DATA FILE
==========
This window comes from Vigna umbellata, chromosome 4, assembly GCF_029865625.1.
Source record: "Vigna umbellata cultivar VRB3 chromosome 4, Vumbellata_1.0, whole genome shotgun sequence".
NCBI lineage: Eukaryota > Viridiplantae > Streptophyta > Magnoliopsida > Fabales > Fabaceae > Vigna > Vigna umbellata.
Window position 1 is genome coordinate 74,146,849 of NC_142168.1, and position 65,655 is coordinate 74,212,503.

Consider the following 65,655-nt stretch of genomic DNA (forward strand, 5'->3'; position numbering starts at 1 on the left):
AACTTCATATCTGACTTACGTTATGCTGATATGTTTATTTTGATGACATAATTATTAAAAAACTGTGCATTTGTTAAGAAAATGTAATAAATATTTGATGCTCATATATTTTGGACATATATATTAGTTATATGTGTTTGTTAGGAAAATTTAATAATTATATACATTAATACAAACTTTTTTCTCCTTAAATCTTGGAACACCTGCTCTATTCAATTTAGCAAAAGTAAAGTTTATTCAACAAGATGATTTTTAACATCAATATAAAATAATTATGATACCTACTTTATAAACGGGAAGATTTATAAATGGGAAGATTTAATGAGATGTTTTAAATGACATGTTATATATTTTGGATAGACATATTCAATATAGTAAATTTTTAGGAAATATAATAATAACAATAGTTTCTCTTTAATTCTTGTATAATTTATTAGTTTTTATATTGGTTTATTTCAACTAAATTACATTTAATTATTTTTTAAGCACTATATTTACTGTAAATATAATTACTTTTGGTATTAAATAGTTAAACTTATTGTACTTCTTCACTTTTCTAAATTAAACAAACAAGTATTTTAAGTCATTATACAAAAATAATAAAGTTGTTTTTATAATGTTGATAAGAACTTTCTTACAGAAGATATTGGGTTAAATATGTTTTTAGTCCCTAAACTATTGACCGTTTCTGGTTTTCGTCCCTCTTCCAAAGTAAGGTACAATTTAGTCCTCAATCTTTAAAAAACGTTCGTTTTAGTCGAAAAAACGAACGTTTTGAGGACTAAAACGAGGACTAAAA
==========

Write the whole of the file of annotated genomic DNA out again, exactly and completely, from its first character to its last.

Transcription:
This window comes from Vigna umbellata, chromosome 4, assembly GCF_029865625.1.
Source record: "Vigna umbellata cultivar VRB3 chromosome 4, Vumbellata_1.0, whole genome shotgun sequence".
NCBI lineage: Eukaryota > Viridiplantae > Streptophyta > Magnoliopsida > Fabales > Fabaceae > Vigna > Vigna umbellata.
Window position 1 is genome coordinate 74,146,849 of NC_142168.1, and position 65,655 is coordinate 74,212,503.

Consider the following 65,655-nt stretch of genomic DNA (forward strand, 5'->3'; position numbering starts at 1 on the left):
AACTTCATATCTGACTTACGTTATGCTGATATGTTTATTTTGATGACATAATTATTAAAAAACTGTGCATTTGTTAAGAAAATGTAATAAATATTTGATGCTCATATATTTTGGACATATATATTAGTTATATGTGTTTGTTAGGAAAATTTAATAATTATATACATTAATACAAACTTTTTTCTCCTTAAATCTTGGAACACCTGCTCTATTCAATTTAGCAAAAGTAAAGTTTATTCAACAAGATGATTTTTAACATCAATATAAAATAATTATGATACCTACTTTATAAACGGGAAGATTTATAAATGGGAAGATTTAATGAGATGTTTTAAATGACATGTTATATATTTTGGATAGACATATTCAATATAGTAAATTTTTAGGAAATATAATAATAACAATAGTTTCTCTTTAATTCTTGTATAATTTATTAGTTTTTATATTGGTTTATTTCAACTAAATTACATTTAATTATTTTTTAAGCACTATATTTACTGTAAATATAATTACTTTTGGTATTAAATAGTTAAACTTATTGTACTTCTTCACTTTTCTAAATTAAACAAACAAGTATTTTAAGTCATTATACAAAAATAATAAAGTTGTTTTTATAATGTTGATAAGAACTTTCTTACAGAAGATATTGGGTTAAATATGTTTTTAGTCCCTAAACTATTGACCGTTTCTGGTTTTCGTCCCTCTTCCAAAGTAAGGTACAATTTAGTCCTCAATCTTTAAAAAACGTTCGTTTTAGTCGAAAAAACGAACGTTTTGAGGACTAAAACGAGGACTAAAA